Many IT professionals interviewing for a new job will often find that interviewers nowadays won't ask a lot of technical interview questions but rather they tend to focus on the behavioral side of the interview. For many firms, the technical requirements for the job can be found on your resume and a background check can confirm your education and accreditation's. Instead, be prepared to answer questions that target your leadership, managerial, organizational, and teamwork skills. With that said, here are some of the top interview questions for IT job seekers:
Common Information Technology (IT) Interview Questions
1. Tell me a little about yourself?
It is often quoted that first impressions are often made within the first thirty seconds of meeting someone. It doesn’t really matter if it is a first date or a job interview. After the standard set of introductions many interviewers choose to go with this question because it helps break the ice. In most cases, the employer in IT is looking for traits such as honesty, integrity, communication and interpersonal skills. This is the time to let your potential employer find out more about you on a personal level, which could be all it takes to set you apart for the rest of the candidates.
This is an open question and everyone will answer it differently depending on their experiences. Being open and honest at this stage will help set the mood for the rest of the interview.
As a word of caution, this does not open the floor to extended ramblings that will bore the person asking the question. It is often a good idea to have a personal mission statement ready for this type of question to help stay on track. Think of this as your unique selling proposition and an opportunity to let the employer know why they should hire you for the position.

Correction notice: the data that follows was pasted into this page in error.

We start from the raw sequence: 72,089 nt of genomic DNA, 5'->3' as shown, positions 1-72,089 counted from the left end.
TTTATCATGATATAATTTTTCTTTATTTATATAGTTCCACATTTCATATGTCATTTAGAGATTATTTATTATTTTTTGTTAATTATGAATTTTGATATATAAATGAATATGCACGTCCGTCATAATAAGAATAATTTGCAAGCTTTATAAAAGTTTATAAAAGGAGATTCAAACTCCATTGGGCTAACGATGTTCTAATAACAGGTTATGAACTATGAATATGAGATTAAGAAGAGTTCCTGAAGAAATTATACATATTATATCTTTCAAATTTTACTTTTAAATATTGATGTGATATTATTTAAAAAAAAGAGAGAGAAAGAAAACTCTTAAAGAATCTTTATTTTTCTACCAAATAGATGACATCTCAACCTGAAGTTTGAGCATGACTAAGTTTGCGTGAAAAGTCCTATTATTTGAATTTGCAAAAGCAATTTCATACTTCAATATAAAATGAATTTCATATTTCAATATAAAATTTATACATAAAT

Start with your past successes and then move into your strengths and abilities that helped you achieve the past successes. You may want to conclude with background, interests. Being unique in your answers will allow the interviewer to more easily remember you when the entire process is over.
2. Why do you want to work here?
This seems like a basic question and you should have an answer for this before even heading out for the interview. There are many different reasons why someone wants to gain employment and honesty and integrity is usually what the interviewer is looking for here.
For most of you seeking careers, the answers lay in the reasons you decided to apply in the first place. Answers will probably touch on the following premises:
The place you are applying seems to be a good opportunity in advancing your career. Hopefully the organization has good growth potential, competitive wages, an environment that will help you learn new skills, a culture that makes you feel like you are making a difference and lets you share your gifts and talents with others.
If you are only looking for something more temporary or flexible, just be honest and open about your situation and why the place you are applying to makes you more excited to work at than anywhere else. The traits listed above are probably a good starting point.
3. What are your strengths?